Album: First Contact (demo)
Release Date: 2/5/2021
With the most anarchic 90’s grungy spirit embracing the “smoke-in-the-veins” feelings of Stoner Rock, as in a dance between Seattle and Palm Desert, allied to an implicit feeling of denial of any sense of normality and common sense we have the pleasing “First Contact”, a demo released by the band Boozewa in early February.
Composed by Jessica Baker on bass and Mike Cummings on drums and vocals (both from the great Backwoods Payback) plus Rylan Casper on guitar, “First Contact” sound uncompromising and as if it was recorded and mixed on a Taskan (as it actually was) and praising the spontaneous and intrepid DIY spirit of a heavy music session with friends in a home studio or something similar. If you still haven’t been able to associate that with the nineties and Grunge, well, try again.
“Black Flag?” open the work just like the synthesis of this relentless nineties verve leaning into tones of desert trip, in muddy lysergic tones reminding you a little of what was presented in Spirit Caravan “Jug Fulla Sun”, just to quote. That pace like at any moment you can easily move from “full speed ahead” to almost “slow motion” or even “reverse”, ending in a Noisy Rock spiral of madness.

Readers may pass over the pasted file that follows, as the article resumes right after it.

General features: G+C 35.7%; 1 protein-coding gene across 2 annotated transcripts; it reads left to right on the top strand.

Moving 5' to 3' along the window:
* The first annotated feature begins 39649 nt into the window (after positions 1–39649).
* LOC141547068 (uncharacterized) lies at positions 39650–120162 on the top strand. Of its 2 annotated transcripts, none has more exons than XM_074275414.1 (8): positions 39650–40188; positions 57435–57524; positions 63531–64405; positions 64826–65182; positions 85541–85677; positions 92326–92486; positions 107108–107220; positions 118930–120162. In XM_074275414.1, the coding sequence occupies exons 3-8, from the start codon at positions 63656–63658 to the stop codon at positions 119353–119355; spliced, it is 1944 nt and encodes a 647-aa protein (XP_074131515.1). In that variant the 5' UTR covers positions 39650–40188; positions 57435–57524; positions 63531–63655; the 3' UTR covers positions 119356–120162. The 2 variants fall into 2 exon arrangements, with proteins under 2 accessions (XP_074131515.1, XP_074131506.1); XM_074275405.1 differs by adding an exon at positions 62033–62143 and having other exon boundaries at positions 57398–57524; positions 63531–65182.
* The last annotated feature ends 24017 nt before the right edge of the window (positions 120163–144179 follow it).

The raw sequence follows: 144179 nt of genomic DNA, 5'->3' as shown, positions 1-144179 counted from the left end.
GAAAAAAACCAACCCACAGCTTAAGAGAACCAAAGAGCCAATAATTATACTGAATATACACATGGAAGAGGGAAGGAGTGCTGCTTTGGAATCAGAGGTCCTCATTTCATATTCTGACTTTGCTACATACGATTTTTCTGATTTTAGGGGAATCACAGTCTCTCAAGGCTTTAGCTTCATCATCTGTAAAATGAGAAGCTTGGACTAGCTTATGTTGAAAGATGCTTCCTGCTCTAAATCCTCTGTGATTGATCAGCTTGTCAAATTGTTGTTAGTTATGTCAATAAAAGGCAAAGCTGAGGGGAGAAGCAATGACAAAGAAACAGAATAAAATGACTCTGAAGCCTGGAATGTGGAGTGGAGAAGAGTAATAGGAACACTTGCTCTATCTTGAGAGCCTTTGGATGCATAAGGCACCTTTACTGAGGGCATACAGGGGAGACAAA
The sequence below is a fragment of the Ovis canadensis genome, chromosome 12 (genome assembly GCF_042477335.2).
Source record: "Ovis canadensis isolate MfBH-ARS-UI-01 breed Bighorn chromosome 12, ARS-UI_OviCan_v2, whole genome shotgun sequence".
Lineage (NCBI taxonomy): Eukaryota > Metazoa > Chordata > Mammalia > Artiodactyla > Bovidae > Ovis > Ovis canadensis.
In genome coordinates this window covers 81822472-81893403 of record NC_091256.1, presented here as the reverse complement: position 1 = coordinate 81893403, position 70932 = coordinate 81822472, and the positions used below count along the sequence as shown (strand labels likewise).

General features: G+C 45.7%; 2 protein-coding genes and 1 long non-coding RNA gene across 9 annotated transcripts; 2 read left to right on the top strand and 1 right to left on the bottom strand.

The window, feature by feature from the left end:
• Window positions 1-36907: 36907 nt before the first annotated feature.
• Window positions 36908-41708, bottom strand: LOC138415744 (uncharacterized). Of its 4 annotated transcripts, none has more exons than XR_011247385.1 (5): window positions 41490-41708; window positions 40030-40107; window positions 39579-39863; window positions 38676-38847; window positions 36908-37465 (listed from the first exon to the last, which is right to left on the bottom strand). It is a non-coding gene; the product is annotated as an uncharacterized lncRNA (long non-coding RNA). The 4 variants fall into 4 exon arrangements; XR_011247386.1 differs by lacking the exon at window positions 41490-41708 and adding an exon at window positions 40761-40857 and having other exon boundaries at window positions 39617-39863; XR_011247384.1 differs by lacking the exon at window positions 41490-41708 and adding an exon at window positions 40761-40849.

Complex and long is the name, simple is the path of “Those Who Deny The Existence Of Robots May, In Fact, Be Robots Themselves”, a basic instrumental stoner/doom track without a lot of layers and that serves more to connect “Black Flag” with the third sound of the work, “Full Tank”. This one, now a track more functional and compatible with the proposal that sometimes evokes some distant memories of the early days of Clutch, as a slowed and more stoned “Passive Restraints”. “No Name Maddox” is another instrumental track along the lines of “Those Who Deny The Existence Of Robots May, In Fact, Be Robots Themselves” and closes the job. Not big, but yet funny.
Being seen as a funny and unpretentious experimentation, the demo “First Contact” can sound pleasant and enjoyable. Nothing grand or based in lots of finesse or revolutionary production, of course. But a good activity with friends in the midst of a time when the right becomes uncertain in the blink of an eye, and where reminiscing about the simplicity of a home studio, a basement or revisiting those old tapes of the nineties can be essential.
Listen to and order the demo below:
Follow the band: